Carol Siriani: One of the things that strikes me is that there is always this combination between addressing the big philosophical issues, because even Paine says the cause of America is the cause of mankind, and then goes on to do the British theory. And then it seems to me in the state ones you get much more the picky stuff, the "This is what you've done to me." And then you come back to Jefferson, and he does the combination again, whereas he starts off with a big theory about why, and then he does the picky stuff. So he's sort of like trying to combine everything—hitting the intellectual in terms of "This is your philosophical basis," but at the same time getting the common people in terms of "Remember when he did this to you? Remember when he did that to you?" So it seems to me that it's interesting to see how all of them seem to come—or both of them, Paine and the state, come together in the declaration.
Professor Maier: Aren't the local declarations almost autobiographical? One after another starts out saying, "Before all this happened, we profoundly loved the king and the royal family, but our sentiments, our feelings have now changed." And then they go about explaining it. It isn't at all this sort of political science-y argument that Paine gives. They say, you know, "Our feelings have changed," and they explain why.
"It's," Malden says, "unprovoked injuries." And they refer of course to Lexington and Concord in this wonderful passage, you know. "We remember the plan was brought to a crisis upon the ever memorable 19th of April. We remember the fatal day. The expiring groans of our countrymen yet vibrate on our ears. And we now behold the flames of their peaceful dwellings ascended to heaven." Well, Malden, as Ed's reminded me, is north of Boston. Those militiamen no doubt engaged in that operation. This was an experience that they're remembering and reflecting on. Their injuries are almost personal. And then they relate it to a large number of other things the British have been doing over time. But it's what they've done to us that forces us into doing this, that we don't any longer have the recourse of staying here. The affections have dissolved. And this is their argument, and it ultimately says, "We're at the point, we can't go back anymore. And we're going to be destroyed if they keep on like this. We need help." Yeah, Steve.
Steven Seto: At this point, have events begun to drag them along uncontrollably? For example, if, I guess, if George III had died of consumption, and we have a new king, would everybody have said, "Just let's put on the brakes and let's see what this king would have done"? I mean, is it really the king, or are events that far along that now it's the system?
Professor Maier: It's a wonderful question. And if you look at these documents, I think that you would come to the conclusion that they would have put everything on hold. They aren't convinced that there is absolutely no hope under the British system. But what's very interesting, I think, that although they make a rather different argument than Common Sense, they do pick up echoes of his language.
And here, let me confess, I didn't give you an unbiased set of documents. I gave you a stacked deck. Of the three local documents I gave you, there are the only two that I located out of some 90 that I had found that clearly echo Paine's language. And I wonder if you picked it up. Look at James City County. "Reason drawn from justice, policy, and necessity are everywhere at hand for a radical separation from Great Britain. From justice, for the blood of those who have fallen in our cause cries aloud, it is time to part."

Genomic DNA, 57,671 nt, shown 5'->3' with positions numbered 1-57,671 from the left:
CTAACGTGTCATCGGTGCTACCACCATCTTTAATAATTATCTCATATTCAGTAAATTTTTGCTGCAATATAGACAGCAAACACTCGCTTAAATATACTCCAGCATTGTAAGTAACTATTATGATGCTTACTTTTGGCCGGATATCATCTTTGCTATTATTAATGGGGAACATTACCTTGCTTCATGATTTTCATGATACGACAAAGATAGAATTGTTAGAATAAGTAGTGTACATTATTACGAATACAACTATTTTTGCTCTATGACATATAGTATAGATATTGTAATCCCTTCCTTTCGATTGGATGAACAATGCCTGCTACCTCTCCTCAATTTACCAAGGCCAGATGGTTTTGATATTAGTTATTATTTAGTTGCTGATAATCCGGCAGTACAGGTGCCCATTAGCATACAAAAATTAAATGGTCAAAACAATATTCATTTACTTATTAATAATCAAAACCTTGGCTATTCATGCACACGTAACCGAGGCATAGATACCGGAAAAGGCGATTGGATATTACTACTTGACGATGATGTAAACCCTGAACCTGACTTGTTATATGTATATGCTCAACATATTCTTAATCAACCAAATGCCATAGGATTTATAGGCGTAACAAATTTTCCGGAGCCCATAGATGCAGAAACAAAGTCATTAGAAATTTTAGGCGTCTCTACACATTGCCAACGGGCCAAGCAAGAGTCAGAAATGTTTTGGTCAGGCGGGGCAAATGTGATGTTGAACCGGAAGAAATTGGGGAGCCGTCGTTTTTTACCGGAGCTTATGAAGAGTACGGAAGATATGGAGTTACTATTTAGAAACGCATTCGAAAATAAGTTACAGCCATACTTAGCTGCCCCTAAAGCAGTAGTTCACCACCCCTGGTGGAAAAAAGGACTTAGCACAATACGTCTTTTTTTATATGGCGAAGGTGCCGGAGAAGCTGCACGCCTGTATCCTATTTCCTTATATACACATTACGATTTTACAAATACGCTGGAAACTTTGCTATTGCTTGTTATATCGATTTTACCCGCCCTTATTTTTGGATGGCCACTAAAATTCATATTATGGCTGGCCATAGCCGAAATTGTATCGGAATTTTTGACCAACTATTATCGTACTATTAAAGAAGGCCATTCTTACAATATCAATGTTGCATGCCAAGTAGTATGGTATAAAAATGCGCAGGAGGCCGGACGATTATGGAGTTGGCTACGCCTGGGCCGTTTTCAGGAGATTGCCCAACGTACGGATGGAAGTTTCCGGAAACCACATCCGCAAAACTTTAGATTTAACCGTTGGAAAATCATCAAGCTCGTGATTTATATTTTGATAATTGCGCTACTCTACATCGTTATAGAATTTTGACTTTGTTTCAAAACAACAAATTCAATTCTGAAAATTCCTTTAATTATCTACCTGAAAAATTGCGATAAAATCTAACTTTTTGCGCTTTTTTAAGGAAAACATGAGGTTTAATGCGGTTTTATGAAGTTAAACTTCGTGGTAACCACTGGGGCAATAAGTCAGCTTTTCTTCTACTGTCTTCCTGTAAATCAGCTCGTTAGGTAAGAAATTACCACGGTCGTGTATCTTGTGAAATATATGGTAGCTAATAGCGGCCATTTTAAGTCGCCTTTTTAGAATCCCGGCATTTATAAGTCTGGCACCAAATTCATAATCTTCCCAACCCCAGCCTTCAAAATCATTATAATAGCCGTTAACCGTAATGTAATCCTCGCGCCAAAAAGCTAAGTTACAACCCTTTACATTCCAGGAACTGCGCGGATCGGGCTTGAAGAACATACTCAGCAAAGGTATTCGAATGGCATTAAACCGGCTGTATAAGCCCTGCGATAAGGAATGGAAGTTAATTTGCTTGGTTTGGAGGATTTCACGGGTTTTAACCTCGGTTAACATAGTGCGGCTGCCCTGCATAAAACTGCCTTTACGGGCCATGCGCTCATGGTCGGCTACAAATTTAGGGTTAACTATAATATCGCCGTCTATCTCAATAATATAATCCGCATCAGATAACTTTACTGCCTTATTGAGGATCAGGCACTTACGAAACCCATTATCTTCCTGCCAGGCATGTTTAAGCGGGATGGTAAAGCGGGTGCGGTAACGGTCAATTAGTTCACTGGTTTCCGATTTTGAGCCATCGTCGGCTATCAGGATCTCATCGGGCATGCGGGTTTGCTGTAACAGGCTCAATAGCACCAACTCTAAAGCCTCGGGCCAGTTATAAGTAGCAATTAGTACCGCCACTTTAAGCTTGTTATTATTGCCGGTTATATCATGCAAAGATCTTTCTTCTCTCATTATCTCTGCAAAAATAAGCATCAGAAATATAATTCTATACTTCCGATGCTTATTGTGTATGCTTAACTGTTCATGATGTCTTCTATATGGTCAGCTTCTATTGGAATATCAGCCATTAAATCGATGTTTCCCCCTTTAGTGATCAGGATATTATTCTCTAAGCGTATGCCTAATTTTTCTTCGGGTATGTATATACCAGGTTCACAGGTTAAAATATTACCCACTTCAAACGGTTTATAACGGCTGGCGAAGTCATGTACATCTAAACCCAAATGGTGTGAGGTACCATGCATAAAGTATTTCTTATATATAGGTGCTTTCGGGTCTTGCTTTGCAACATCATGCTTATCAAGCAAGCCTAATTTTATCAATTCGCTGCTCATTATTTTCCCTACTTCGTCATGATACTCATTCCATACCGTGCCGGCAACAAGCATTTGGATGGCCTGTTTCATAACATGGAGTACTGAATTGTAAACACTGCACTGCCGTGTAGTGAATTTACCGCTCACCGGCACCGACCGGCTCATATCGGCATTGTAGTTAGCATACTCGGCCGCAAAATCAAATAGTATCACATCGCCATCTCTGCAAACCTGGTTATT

Now you may remember the line from Common Sense. It's a little different. Paine said, "The blood of the slain, the weeping voice of nature cries, 'tis time to part." It's close but not exact. It's as if they had read Common Sense; they'd absorbed it. They didn't have the text in front of them, but they give echoes of the language. The closer echo, however, is in Malden. The passage I read you has very clear connections with Paine's Common Sense. "No man," Paine wrote, "was ever a warmer wisher for reconciliation than myself before the fatal 19th of April, 1775. But the moment the event of the day was made known, I rejected the hardened, sullen-tempered Pharaoh of England forever and disdained the wretch that can, with pretended title of father of his people, unfeelingly hear of their slaughter and composedly sleep with their blood upon his soul."
And after that little autobiographical sort of interlude, the people of Malden really echo that line. "We can have no further connection with the king who can unfeelingly hear of the slaughter of his subjects and composedly sleep with their blood upon his soul." But look: They use parts of Common Sense that tie in with their argument, in a sense. Their experience, the ways in which their affection you know, had melted. They're not using his central argument, which is attack on the system of monarchy. It's rather different. It's much more personal. And I think we can make a kind of a conclusion from this. I would propose to you we can. The people read Common Sense; it opened the debate on independence. But when they came to their own conclusion, they didn't come at it just like Paine did. They had their own arguments, their own experience that they brought into it. They made their own arguments.